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What is the purpose of "Definition of Ready"?

Last post 09:47 pm January 29, 2018 by Ian Mitchell
5 replies
06:13 am January 25, 2018

Currently in Scrum guide, it doesn't have a session to talk about the purpose of "Definition of Ready" and advice of its best practice. Could we have more guidance on how to define a better "Definition of Ready" in a large organization?

09:42 pm January 25, 2018

Definition of Ready (DoR) is not a part of the Scrum Guide.   Many however use such a checklist to support the readiness of an item before it is accepted by a Development Team for a sprint.

The acronym INVEST is a popular item in many DoR's.   It really is up to each organization/team to determine the criteria an item should satisfy in order to reduce risk and increase the likelihood of completion.

09:58 pm January 25, 2018

As a minimum, an item should be estimated by the people who will be doing the work, and thought to be small enough to be completed by them within a Sprint.

07:24 am January 26, 2018

Definition of Ready (DoR) is not a part of the Scrum Guide. 

Well, technically, the Scrum Guide contains a DoR, though not as an artfact:

Product Backlog items that can be "Done" by the Development Team within one Sprint are deemed "Ready" for selection in a Sprint Planning.

So the Guide defines ready as "You can do this in a sprint":  That certainly is a minimal Definition of Ready. If a team is using User Stories as PBIs, there's an additional Definition of Ready, as Stories should adhere to the INVEST criteria (Independent, Negotiable, Valuable, Estimable, Small, Testable).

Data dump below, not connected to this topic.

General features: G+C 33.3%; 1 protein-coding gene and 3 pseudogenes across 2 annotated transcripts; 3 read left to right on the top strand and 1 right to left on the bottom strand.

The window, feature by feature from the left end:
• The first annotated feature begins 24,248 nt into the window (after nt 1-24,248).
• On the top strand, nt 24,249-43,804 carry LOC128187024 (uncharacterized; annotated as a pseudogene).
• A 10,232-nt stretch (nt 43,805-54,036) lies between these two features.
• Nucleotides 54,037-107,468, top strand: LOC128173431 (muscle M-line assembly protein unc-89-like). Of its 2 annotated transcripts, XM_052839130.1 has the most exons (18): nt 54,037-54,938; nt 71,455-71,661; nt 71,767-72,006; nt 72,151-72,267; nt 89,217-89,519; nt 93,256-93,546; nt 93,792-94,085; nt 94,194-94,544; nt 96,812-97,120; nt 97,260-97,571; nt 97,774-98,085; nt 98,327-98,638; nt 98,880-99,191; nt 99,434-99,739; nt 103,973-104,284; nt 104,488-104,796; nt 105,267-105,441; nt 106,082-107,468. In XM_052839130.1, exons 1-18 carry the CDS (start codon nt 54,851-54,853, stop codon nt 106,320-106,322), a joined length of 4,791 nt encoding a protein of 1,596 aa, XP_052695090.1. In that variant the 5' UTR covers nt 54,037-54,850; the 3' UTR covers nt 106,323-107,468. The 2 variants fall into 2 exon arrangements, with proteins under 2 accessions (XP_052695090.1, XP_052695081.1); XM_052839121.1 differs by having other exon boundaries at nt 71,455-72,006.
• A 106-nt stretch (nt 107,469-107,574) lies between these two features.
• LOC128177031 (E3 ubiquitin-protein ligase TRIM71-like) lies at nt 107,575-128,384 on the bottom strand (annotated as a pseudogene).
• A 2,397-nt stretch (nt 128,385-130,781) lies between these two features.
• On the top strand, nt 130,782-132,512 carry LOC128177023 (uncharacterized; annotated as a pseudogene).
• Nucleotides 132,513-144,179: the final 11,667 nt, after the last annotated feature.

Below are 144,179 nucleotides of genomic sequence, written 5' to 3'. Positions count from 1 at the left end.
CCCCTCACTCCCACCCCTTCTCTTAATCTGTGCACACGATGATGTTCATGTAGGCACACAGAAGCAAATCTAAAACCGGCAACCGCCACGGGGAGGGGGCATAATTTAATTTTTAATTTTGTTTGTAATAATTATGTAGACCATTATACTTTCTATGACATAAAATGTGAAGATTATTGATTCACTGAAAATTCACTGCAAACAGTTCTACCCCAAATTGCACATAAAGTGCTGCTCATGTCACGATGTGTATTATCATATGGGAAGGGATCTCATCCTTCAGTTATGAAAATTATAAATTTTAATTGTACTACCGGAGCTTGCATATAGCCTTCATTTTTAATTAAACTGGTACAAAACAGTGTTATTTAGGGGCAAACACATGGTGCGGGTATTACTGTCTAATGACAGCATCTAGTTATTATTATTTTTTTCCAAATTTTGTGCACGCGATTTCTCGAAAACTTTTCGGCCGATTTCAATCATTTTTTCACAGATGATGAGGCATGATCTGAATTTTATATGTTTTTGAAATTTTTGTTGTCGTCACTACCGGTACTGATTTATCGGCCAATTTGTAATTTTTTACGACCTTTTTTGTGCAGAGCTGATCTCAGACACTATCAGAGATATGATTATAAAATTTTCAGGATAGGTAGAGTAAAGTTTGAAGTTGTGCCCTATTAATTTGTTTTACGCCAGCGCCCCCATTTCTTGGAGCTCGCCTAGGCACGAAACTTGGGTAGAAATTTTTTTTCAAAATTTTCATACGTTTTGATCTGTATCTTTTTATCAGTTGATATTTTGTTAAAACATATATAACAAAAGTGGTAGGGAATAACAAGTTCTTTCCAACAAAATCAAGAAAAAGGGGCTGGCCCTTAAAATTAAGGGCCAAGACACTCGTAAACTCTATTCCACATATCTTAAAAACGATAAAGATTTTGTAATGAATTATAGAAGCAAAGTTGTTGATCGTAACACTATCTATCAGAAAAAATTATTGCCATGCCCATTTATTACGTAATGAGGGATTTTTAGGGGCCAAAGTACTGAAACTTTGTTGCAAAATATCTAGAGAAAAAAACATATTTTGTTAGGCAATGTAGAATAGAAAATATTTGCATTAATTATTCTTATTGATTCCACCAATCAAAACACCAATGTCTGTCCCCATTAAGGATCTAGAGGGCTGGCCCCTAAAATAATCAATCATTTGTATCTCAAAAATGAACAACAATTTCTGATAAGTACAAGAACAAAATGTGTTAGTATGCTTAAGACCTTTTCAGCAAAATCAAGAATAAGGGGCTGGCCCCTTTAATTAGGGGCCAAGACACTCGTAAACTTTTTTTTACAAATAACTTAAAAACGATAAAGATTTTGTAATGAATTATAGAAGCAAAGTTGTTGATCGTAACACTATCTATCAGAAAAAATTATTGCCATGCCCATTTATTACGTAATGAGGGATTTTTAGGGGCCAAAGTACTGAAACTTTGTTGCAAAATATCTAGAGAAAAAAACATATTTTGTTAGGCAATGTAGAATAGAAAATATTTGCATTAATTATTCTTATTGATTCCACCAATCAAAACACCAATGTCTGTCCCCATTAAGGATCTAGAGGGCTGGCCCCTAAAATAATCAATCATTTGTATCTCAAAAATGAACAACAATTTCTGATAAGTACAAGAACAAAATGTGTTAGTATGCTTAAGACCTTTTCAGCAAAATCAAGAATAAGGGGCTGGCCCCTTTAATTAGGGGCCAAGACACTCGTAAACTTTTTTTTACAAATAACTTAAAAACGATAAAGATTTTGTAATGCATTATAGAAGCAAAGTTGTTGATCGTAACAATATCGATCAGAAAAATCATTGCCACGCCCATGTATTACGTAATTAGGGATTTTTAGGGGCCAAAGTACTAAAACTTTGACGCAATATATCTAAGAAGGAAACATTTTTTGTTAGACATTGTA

However, teams should beware of making exhaustive checklists as DoRs because that may lead to a waterfall-esque situation.

10:21 am January 27, 2018

Thanks guys for your advice! In a large organization, should we emplore a same DoR in multiple teams when they are working on the same product? I believe that would be eaiser for teams to do the estimation and select work in sprint plan meeting.

09:47 pm January 29, 2018

When multiple teams are working on the same product there is an additional consideration, which is that dependencies will need to be minimized for work to be Ready.

A joint refinement activity may be conducted on the understanding that certain teams are likely to work on certain items, and this will inform and shape not only dependency resolution, but the state of readiness which should best apply.

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